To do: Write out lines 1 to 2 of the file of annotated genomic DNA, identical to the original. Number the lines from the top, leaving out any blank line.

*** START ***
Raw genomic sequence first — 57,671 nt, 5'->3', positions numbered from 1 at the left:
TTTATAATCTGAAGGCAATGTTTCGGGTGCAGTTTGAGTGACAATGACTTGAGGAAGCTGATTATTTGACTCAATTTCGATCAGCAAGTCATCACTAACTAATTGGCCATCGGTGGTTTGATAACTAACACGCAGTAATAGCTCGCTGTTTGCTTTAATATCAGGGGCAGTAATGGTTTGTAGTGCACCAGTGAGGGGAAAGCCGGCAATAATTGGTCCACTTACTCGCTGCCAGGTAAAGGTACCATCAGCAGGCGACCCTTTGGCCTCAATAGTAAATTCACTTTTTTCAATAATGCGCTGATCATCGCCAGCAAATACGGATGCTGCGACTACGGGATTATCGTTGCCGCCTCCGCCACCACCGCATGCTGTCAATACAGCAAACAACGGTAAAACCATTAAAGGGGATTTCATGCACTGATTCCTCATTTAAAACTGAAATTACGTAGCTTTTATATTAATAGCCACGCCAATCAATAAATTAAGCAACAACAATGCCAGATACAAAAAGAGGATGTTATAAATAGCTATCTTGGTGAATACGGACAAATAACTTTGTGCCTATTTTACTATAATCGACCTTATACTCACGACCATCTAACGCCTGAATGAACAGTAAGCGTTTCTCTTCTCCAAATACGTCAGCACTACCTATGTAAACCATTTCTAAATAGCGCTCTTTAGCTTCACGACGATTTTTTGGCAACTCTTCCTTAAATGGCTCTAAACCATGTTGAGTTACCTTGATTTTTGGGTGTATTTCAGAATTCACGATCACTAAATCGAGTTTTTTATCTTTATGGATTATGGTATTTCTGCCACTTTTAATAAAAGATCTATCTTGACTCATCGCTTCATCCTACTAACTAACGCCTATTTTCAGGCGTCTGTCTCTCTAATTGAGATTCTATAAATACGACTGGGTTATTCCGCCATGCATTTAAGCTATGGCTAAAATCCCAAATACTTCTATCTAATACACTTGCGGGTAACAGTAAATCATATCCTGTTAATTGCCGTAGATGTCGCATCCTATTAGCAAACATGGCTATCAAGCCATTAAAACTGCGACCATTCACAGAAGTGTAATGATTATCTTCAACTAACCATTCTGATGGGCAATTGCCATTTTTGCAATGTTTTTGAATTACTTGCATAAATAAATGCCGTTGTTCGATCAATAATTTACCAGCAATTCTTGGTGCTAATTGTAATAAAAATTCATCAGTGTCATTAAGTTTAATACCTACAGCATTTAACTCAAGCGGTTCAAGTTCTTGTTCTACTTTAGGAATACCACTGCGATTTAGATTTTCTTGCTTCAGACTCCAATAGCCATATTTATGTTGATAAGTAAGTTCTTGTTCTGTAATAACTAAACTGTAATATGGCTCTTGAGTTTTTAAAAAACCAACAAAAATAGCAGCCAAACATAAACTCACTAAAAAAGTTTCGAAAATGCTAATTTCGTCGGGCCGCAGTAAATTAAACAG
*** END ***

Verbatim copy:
Raw genomic sequence first — 57,671 nt, 5'->3', positions numbered from 1 at the left:
TTTATAATCTGAAGGCAATGTTTCGGGTGCAGTTTGAGTGACAATGACTTGAGGAAGCTGATTATTTGACTCAATTTCGATCAGCAAGTCATCACTAACTAATTGGCCATCGGTGGTTTGATAACTAACACGCAGTAATAGCTCGCTGTTTGCTTTAATATCAGGGGCAGTAATGGTTTGTAGTGCACCAGTGAGGGGAAAGCCGGCAATAATTGGTCCACTTACTCGCTGCCAGGTAAAGGTACCATCAGCAGGCGACCCTTTGGCCTCAATAGTAAATTCACTTTTTTCAATAATGCGCTGATCATCGCCAGCAAATACGGATGCTGCGACTACGGGATTATCGTTGCCGCCTCCGCCACCACCGCATGCTGTCAATACAGCAAACAACGGTAAAACCATTAAAGGGGATTTCATGCACTGATTCCTCATTTAAAACTGAAATTACGTAGCTTTTATATTAATAGCCACGCCAATCAATAAATTAAGCAACAACAATGCCAGATACAAAAAGAGGATGTTATAAATAGCTATCTTGGTGAATACGGACAAATAACTTTGTGCCTATTTTACTATAATCGACCTTATACTCACGACCATCTAACGCCTGAATGAACAGTAAGCGTTTCTCTTCTCCAAATACGTCAGCACTACCTATGTAAACCATTTCTAAATAGCGCTCTTTAGCTTCACGACGATTTTTTGGCAACTCTTCCTTAAATGGCTCTAAACCATGTTGAGTTACCTTGATTTTTGGGTGTATTTCAGAATTCACGATCACTAAATCGAGTTTTTTATCTTTATGGATTATGGTATTTCTGCCACTTTTAATAAAAGATCTATCTTGACTCATCGCTTCATCCTACTAACTAACGCCTATTTTCAGGCGTCTGTCTCTCTAATTGAGATTCTATAAATACGACTGGGTTATTCCGCCATGCATTTAAGCTATGGCTAAAATCCCAAATACTTCTATCTAATACACTTGCGGGTAACAGTAAATCATATCCTGTTAATTGCCGTAGATGTCGCATCCTATTAGCAAACATGGCTATCAAGCCATTAAAACTGCGACCATTCACAGAAGTGTAATGATTATCTTCAACTAACCATTCTGATGGGCAATTGCCATTTTTGCAATGTTTTTGAATTACTTGCATAAATAAATGCCGTTGTTCGATCAATAATTTACCAGCAATTCTTGGTGCTAATTGTAATAAAAATTCATCAGTGTCATTAAGTTTAATACCTACAGCATTTAACTCAAGCGGTTCAAGTTCTTGTTCTACTTTAGGAATACCACTGCGATTTAGATTTTCTTGCTTCAGACTCCAATAGCCATATTTATGTTGATAAGTAAGTTCTTGTTCTGTAATAACTAAACTGTAATATGGCTCTTGAGTTTTTAAAAAACCAACAAAAATAGCAGCCAAACATAAACTCACTAAAAAAGTTTCGAAAATGCTAATTTCGTCGGGCCGCAGTAAATTAAACAG